(James Saft is a Reuters columnist. The opinions expressed are
By James Saft
July 15 Banco Espirito Santo's woes may not
reignite the euro crisis but could give useful information about
who will pay the inevitable costs.
Under pressure after the discovery of financial
irregularities at its family-controlled parent, BES is
shaping up as a potential test case of the euro zone's
commitment to punishing bad decisions and rewarding good ones.
The long-term rewards could be considerable but they would
come at a short-term cost, especially for investors.
At issue is who will foot the bill for any shortfall if
losses accruing to BES swamp its capital. While BES, Portugal's
largest listed bank, said last week that it had 2.1 billion
euros in capital above regulatory minimums, against only 1.15
billion in exposure to the Espirito Santo family empire, Moody's
and Standard & Poor's both slashed its credit ratings further
into junk territory.
One eyebrow-raising aspect of the ratings agencies'
judgement was that both held BES's senior debt rating to be
better than that of its parent, the reverse of the norm. Both
agencies explicitly cited the possibility that Portugal might
support the bank, potentially bailing out both it and its
Thankfully Pedro Passos Coelho, Portugal's prime minister,
appeared over the weekend to rule out a moral-hazard-inducing
"Private businesses have to suffer the consequences of the
bad deals they make. Taxpayers will not be asked to bear the
losses of private companies," Passos Coelho said.
That, as it should, was heard in the bond market, causing
Portugal's debt to rally and yields on a BES junior bond to
spike to above 10 percent. While it is impossible to know if or
to what extent the bank might need support, those price
movements reflect a belief that creditors to the bank would be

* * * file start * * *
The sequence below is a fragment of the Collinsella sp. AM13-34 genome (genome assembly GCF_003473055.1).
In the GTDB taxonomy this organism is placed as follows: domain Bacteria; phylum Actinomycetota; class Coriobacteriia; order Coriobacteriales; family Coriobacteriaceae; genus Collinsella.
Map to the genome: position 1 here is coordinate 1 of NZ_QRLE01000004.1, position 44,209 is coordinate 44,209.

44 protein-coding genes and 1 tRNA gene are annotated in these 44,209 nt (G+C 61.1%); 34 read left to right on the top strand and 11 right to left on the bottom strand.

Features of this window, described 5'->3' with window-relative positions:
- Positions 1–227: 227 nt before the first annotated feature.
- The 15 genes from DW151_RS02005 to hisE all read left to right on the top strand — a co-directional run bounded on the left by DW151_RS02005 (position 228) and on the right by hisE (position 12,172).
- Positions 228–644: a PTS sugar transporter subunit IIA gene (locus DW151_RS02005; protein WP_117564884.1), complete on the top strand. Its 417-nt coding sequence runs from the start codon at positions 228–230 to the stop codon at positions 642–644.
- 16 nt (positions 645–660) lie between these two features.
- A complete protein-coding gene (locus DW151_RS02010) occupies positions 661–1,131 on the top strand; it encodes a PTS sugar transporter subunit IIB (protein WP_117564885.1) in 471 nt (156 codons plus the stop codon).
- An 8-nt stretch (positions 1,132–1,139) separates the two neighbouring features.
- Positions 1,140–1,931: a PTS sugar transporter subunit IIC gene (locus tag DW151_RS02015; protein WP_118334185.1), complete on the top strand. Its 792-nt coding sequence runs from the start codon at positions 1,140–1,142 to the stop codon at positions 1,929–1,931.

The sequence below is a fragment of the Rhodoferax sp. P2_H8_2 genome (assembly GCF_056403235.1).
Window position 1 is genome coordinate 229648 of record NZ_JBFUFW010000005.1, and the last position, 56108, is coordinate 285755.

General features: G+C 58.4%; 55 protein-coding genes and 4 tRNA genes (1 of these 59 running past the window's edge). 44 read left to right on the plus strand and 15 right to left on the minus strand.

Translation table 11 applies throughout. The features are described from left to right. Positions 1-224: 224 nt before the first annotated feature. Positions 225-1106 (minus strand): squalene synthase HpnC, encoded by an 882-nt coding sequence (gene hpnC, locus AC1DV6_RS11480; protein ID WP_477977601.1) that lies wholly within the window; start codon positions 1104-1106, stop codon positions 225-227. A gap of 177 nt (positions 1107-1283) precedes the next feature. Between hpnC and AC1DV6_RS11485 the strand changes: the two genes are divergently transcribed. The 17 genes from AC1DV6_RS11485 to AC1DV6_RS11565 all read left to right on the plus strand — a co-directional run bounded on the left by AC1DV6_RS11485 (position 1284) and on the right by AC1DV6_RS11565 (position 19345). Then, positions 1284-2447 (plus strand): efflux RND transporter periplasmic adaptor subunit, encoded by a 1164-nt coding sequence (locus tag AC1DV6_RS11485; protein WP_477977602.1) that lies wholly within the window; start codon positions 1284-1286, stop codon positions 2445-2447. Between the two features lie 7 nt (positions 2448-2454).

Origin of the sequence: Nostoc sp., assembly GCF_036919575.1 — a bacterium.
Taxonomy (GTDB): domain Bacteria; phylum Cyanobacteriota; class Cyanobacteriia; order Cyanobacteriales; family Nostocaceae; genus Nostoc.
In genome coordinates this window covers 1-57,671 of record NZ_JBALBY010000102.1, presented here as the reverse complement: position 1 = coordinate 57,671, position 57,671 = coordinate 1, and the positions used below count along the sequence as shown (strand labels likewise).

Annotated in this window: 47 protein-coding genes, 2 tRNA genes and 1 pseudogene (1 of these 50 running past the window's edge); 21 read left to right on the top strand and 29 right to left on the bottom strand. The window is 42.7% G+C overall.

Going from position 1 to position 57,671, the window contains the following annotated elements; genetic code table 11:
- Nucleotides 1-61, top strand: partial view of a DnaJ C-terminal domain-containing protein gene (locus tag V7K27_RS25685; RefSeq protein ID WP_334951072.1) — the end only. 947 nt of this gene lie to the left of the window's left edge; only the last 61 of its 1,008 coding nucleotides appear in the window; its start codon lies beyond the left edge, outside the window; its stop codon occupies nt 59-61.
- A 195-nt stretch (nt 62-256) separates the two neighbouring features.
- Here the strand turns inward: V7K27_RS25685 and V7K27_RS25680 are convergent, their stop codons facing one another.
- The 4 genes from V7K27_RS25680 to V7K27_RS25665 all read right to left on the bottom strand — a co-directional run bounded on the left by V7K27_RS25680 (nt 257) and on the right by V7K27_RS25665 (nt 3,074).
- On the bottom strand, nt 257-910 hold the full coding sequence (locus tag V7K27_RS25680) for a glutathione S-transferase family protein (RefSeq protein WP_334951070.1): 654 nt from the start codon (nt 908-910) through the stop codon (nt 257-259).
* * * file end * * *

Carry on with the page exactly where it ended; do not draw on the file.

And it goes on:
bailed in if push comes to shove.
A bail-in, really nothing more than allocating losses to
creditors depending on where they sit in a firm's capital
structure, is a concept that, while enshrined in an EU directive
covering bank resolution set to come into force at the end of
next year, has often been avoided during the long global banking
crisis, either out of political or operational expediency. Its
flip side, of course, is the bailout, in which creditors and
sometimes equity holders are shielded from losses by government
The 2013 resolution of the Cyprus banking crisis was a
notable exception, with creditors including depositors sharing
in the pain when its largest bank was restructured and its
second-largest shut down. Cyprus was forced to put in place
capital controls to stop depositor flight but the longer-term
impact on bank funding elsewhere in the euro zone has been
All of this was bitterly resented by those affected but
largely ignored by those not. This may well be because Cyprus
was both small and an utter mess, allowing investors to tell
themselves that their holdings elsewhere in Europe would never
face a similar situation.
LOOKING FOR THE RIGHT READ-ACROSS
A potential but real risk to a bail-in is that it spooks
those who lend to banks, driving up the cost of bank fund
raising and complicating efforts to shore up capital. That risk
isn't to be under-rated. Europe's banks remain, on the whole,
undercapitalized and are all too often opaque and difficult to
A funding spike after an exemplary bail-in, however, might
end up being a short-term payment on some real long-term
Firstly, as a bail-out in Portugal would be hugely unpopular
elsewhere in the euro zone, if Portugal sticks to its principles
it will go a long way to demonstrating that things really can
change and are changing. Secondly, an allocation of losses based
on law and contract would show capital markets are functioning
and that risk and reward (and loss) are properly related.
The resolution of BES, should it prove necessary, might
bring other benefits. Guntram Wolff, a director at European
think tank Breugel, argues that it might ultimately lead to
'de-zombification' in Portugal. Zombie banks are those impaired
enough that their energies are used in keeping themselves
upright rather than in playing their role within the economy.
National authorities, notably Japan in the past, often abet
zombie banks as the easier course, but doing so can leave the
rest of the economy without the credit it needs to recover.
Given the euro zone's dependence on bank financing rather
than capital markets, this is no small issue. If zombie banks
are allowed to fail, ultimately credit flows improve, perhaps
both in volume and impact.
A bail-in may well not be needed and would definitely be
painful, but if it is it should be welcomed.
(At the time of publication James Saft did not own any direct
investments in securities mentioned in this article. He may be
an owner indirectly as an investor in a fund. You can email him
at email@example.com and find more columns at blogs.reuters.com/james-saft)
(Editing by James Dalgleish)